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I have a question: assuming for the moment this stone is a meteorite, is there any chance with proper analysis that it can be positively linked to a known fall?  Sort of like the way DNA works?

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Yes is the answer to your question, but it could cost you a bit, but with the value of the meteorite to consider you might want to take that route. Ask the people at Rutgers and see what they advise.:)   h.t.

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18 hours ago, steelguy said:

I have a question: assuming for the moment this stone is a meteorite, is there any chance with proper analysis that it can be positively linked to a known fall?  Sort of like the way DNA works?

They call that "pairing" in the meteorite world; your meteorite may be paired to an already know find.  There are several well know irons from that part of South America, most notably Campo del Cielo.  Once the results of the analysis are in the scientist can compare to other known irons and render an opinion as to whether it is paired or not.

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Thanks for the advice and education with the term "pairing".

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Just an update, I have a meeting with Rutgers on Thursday afternoon for the initial review.  If that proves positive, the next option for me is to proceed an analysis, the extent of which varies by degree of identification and takes some time.  This part of it begins costing money, but my understanding is that with proper authentication, the Meteoritical Society approves all new meteorite names and classifications and records them  in the Meteoritical Bulletin, all of which adds value to the meteorite.

 

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contact doctor gross at rutgers. she may not be back from Antarctica yet.

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Posted (edited)

So here is the update:  I met with Dr. Gross this afternoon and she immediately confirmed that it was in fact a meteorite and a very large one at that!  Testing will begin in approximately 3 weeks and she said that I would be welcome to watch the lab process.   She said she believed the small 1/8" was most likely drilled for testing purposes and not naturally formed during entry.  A small 20 gram sample will be taken for the Rutger's analysis and a second much larger slice, about 2" or so will be removed and eventually sent to The Meteorological Society along with the Rutger's analysis for their purpose of review and hopefully acceptance.  This larger piece will be halved, with one section staying with MS for their archive and the other half being made available for outside scientific study.  If this all goes well, the meteorite will then be named and numbered.  I requested and Dr. Gross has agreed to polish and treat with the acid solution the large cut surface on the meteorite in order to show the Widmanstatten pattern, which I can't wait to see!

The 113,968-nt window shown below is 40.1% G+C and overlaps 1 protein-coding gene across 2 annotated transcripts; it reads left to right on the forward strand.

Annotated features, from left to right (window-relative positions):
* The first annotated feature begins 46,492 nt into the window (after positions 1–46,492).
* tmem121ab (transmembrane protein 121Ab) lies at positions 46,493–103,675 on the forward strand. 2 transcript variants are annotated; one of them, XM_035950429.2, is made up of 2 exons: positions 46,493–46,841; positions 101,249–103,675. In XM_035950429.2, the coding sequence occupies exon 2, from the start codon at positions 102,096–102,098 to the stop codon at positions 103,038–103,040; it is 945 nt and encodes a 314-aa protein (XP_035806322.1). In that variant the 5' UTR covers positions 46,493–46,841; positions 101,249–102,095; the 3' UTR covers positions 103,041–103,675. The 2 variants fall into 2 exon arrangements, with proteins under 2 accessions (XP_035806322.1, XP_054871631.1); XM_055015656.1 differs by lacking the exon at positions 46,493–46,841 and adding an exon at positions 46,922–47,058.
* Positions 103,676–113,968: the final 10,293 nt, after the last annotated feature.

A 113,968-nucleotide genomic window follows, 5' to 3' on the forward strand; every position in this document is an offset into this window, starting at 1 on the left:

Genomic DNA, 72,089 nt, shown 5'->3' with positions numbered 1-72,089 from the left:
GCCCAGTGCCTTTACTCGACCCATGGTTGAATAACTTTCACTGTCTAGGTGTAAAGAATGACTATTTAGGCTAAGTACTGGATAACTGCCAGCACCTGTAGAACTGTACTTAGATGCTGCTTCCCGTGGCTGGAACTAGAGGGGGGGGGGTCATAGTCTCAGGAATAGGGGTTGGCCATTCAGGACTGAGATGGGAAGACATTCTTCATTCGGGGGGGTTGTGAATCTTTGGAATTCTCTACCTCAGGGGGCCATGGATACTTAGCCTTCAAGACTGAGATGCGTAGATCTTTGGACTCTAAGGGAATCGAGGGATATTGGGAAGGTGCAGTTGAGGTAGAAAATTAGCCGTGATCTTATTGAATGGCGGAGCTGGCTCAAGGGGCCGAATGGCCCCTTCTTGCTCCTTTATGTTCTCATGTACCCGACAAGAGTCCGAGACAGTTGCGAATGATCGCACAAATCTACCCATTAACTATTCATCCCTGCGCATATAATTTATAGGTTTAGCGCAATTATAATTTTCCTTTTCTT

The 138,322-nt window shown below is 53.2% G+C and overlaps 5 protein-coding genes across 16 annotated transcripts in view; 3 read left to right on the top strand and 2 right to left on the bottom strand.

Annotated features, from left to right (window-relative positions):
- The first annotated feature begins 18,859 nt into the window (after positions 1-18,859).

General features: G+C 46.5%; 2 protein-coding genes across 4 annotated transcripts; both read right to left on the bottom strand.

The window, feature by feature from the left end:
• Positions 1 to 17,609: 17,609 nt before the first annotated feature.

Edited by steelguy
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We all suspected it was a meteorite. The only question now is if it pairs with another fall.

Can't wait to the lab results.

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Posted (edited)

Well, it has been awhile, but the date for slicing at Rutgers University's meteorite department machine lab is set for June 3.  Upon initial observation, the PHD immediately and definitely identified the rock as a meteorite.  It was explained to me that a small section, about the size of a thumb would be sliced for analysis.  A second large piece would also be sliced and then half into 2 pieces and forwarded to the Meteorological Society for their review, hopeful naming/numbering and archiving, the second piece of which would be made available for second party research. Actual analysis will be an additional couple of months from now.   This is all mind-blowing to me!  I know nothing of meteorites and to think something that weighs 70+ pounds could fall out of space and landed on our planet-------insane!!  And  to be 400 million years old!

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On 3/5/2019 at 5:11 PM, steelguy said:

Just an update, I have a meeting with Rutgers on Thursday afternoon for the initial review.  If that proves positive, the next option for me is to proceed an analysis, the extent of which varies by degree of identification and takes some time.  This part of it begins costing money, but my understanding is that with proper authentication, the Meteoritical Society approves all new meteorite names and classifications and records them  in the Meteoritical Bulletin, all of which adds value to the meteorite.

 

Let's hope.

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I'm anxious to see the results as well. While we knew it was a meteorite, we didn't know it if paired with another fall. 

Keep us posted.

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Yes, i will be surprised if it's not a paired meteorite, and steelguy will be one lucky guy!